Smallthoughts: Old School Tuesday …Dale Murphy


Dale Murphy started his career as a catcher but was switch to the outfield after his promotion to the Major leagues.

Murphy switched to the outfield in 1980, a move that would help initiate a decade of highly productive play in the National League. Beginning in left field, he soon switched to center field, the position at which he would find his greatest success. By 1982, the most decorated year of Murphy’s career, the former bench-riding catcher had transformed himself into an All-Star MVP outfielder who appeared in each of Atlanta’s 162 games. His turnaround as a fielder was equally stark. In 1978 as a first baseman, Murphy had led all National League first-baggers in errors. In 1982, spending time at each of the three outfield positions, he won his first of five consecutive Gold Gloves, as well as the first MVP Award by a Brave since Hank Aaron in 1957 with what were then the MilwaukeeBraves.[2]

Playing in the decade before the Braves began their dominance of the National League East, Murphy also made his only postseasonappearance in 1982. He succeeded although the eventual World Series-champion St. Louis Cardinals eliminated the Braves in the1982 National League Championship Series. The league’s most valuable player failed to translate his regular season preeminence into October success, hitting safely but three times and scoring only one run. Murphy rebounded from the postseason sweep with another MVP award in 1983. The period ultimately proved the high-water era of Murphy’s career. Each year during the four season span from 1982 to 1986 he won a Gold Glove, appeared in the All-Star Game, and placed in the top ten in MVP voting.[2]

In 1988, however, despite being voted to what would be his final All-Star appearance, Murphy’s production began an inexorable slide downward. Never a particularly high average hitter, Murphy saw his batting average free-fall from .295 in 1987 to .226 in 1988. Only once more, in 1991, would Murphy bat above .250. Once a consistent source of power at the plate, he never again hit even 25 home runs in a season.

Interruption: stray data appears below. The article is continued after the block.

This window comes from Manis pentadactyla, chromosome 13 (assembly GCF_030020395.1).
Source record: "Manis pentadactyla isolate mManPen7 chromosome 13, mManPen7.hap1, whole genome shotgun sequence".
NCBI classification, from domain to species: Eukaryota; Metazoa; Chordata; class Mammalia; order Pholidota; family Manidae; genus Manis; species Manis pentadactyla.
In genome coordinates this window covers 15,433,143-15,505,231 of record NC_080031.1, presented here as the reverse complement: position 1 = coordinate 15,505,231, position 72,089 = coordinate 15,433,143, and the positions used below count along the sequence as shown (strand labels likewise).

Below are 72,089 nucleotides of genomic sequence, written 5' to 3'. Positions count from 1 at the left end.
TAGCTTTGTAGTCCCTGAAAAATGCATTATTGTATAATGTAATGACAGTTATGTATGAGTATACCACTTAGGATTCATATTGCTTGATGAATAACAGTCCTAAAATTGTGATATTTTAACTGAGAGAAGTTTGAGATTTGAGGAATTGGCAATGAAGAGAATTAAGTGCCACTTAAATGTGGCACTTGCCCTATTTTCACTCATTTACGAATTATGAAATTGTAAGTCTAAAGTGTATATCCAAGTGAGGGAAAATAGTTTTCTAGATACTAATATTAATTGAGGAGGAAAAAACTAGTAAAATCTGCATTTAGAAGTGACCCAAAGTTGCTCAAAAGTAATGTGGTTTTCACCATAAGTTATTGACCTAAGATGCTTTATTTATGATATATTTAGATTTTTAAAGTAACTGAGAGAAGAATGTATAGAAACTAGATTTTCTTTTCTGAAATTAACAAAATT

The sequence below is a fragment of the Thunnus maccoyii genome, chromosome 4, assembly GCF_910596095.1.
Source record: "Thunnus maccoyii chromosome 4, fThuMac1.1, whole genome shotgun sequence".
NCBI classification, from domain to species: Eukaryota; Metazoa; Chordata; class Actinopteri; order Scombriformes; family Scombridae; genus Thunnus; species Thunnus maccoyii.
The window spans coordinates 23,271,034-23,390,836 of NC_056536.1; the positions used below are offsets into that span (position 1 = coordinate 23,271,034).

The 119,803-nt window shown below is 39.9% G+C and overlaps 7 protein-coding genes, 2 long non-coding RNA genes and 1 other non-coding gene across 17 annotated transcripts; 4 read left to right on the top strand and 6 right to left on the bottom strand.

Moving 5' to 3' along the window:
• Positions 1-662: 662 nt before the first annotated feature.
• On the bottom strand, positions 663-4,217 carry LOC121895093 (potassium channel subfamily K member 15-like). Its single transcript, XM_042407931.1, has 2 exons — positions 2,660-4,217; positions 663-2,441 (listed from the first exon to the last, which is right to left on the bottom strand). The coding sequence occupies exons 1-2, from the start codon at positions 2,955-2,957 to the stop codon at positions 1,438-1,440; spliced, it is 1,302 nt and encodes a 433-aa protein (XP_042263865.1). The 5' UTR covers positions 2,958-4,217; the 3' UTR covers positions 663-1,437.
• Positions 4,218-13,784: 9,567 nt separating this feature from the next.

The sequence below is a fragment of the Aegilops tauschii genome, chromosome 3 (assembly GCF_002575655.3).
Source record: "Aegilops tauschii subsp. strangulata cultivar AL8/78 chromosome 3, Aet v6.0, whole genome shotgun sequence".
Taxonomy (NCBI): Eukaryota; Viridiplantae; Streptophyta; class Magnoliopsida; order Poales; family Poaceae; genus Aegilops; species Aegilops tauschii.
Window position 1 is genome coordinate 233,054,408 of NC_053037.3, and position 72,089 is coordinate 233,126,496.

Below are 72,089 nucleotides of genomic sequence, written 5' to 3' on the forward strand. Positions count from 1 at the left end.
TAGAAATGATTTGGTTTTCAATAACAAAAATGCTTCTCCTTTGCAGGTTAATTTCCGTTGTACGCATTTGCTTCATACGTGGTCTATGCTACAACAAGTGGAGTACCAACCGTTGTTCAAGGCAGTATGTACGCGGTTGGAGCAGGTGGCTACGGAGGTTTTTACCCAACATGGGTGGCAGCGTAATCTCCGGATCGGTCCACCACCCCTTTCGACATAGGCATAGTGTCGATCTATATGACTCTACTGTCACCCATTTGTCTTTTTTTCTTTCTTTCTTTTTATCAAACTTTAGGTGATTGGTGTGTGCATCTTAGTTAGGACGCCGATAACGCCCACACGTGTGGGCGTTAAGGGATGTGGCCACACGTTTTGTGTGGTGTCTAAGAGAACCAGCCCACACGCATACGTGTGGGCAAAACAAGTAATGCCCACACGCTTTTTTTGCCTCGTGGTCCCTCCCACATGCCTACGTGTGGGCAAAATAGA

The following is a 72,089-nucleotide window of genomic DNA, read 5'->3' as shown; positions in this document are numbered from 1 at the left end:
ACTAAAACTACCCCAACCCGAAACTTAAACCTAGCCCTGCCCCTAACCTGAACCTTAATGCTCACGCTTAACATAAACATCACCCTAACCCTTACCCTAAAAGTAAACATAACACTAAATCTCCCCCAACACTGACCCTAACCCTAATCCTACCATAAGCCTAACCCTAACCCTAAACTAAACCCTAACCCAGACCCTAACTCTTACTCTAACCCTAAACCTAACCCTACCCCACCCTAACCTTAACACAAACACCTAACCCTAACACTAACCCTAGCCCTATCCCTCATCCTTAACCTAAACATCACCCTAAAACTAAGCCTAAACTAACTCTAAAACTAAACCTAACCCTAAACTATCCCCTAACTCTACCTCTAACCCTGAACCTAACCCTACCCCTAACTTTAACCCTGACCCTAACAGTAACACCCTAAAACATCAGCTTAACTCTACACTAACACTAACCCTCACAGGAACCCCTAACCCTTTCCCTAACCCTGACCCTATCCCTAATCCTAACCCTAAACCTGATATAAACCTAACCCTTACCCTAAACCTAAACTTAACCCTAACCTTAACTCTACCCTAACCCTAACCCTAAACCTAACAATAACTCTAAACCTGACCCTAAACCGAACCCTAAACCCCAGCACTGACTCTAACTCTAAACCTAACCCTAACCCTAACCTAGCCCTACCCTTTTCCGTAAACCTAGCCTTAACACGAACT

The Braves traded Murphy after fifteen seasons to the Philadelphia Phillies in 1990. Murphy’s three seasons with the Phillies were mostly uneventful. In his final season (1993), Murphy took a pay cut of over $2,000,000, down to the major league minimum, to join the Colorado Rockies for their inaugural season. During his last two years in the majors Murphy’s batting average lingered well beneath baseball’s Mendoza Line.

Smallthoughts: Old School Tuesday salutes …Dale Murphy.

MLB debut
September 13, 1976 for the Atlanta Braves
Last MLB appearance
May 21, 1993 for the Colorado Rockies
MLB statistics
Batting average .265
Hits 2,111
Home runs 398
Runs batted in 1,266
Teams
Career highlights and awards

Published by bklynboy59

Welcome to Smallthoughtsinasportsworld. We keep it fun and we keep interesting and informative. On Tuesdays we go back in time with Old School Tuesdays, on Thursdays we keep it fun by Smallthoughts Trivia Thursday and on Fridays ...it is Smallthoughts: Rant of the Week and Smallthoughts:Rave of the Week and we also post the answer from Smallthoughts:Trivia Thursday. I am a lifelong New York Mets, Knicks and Jets and Giants fan. I root hard for my teams and have rooted for them even when it wasn't and in some cases still isn't easy. I enjoy talking sports, and on here I get to write about it as well. I have my thoughts hence Small thoughts, we will not always agree, but respectfully speak about what we feel. I invite your comments and feedback as well. You can also follow me on twitter @bklynboy59 and facebook Jerry bklynboy Small

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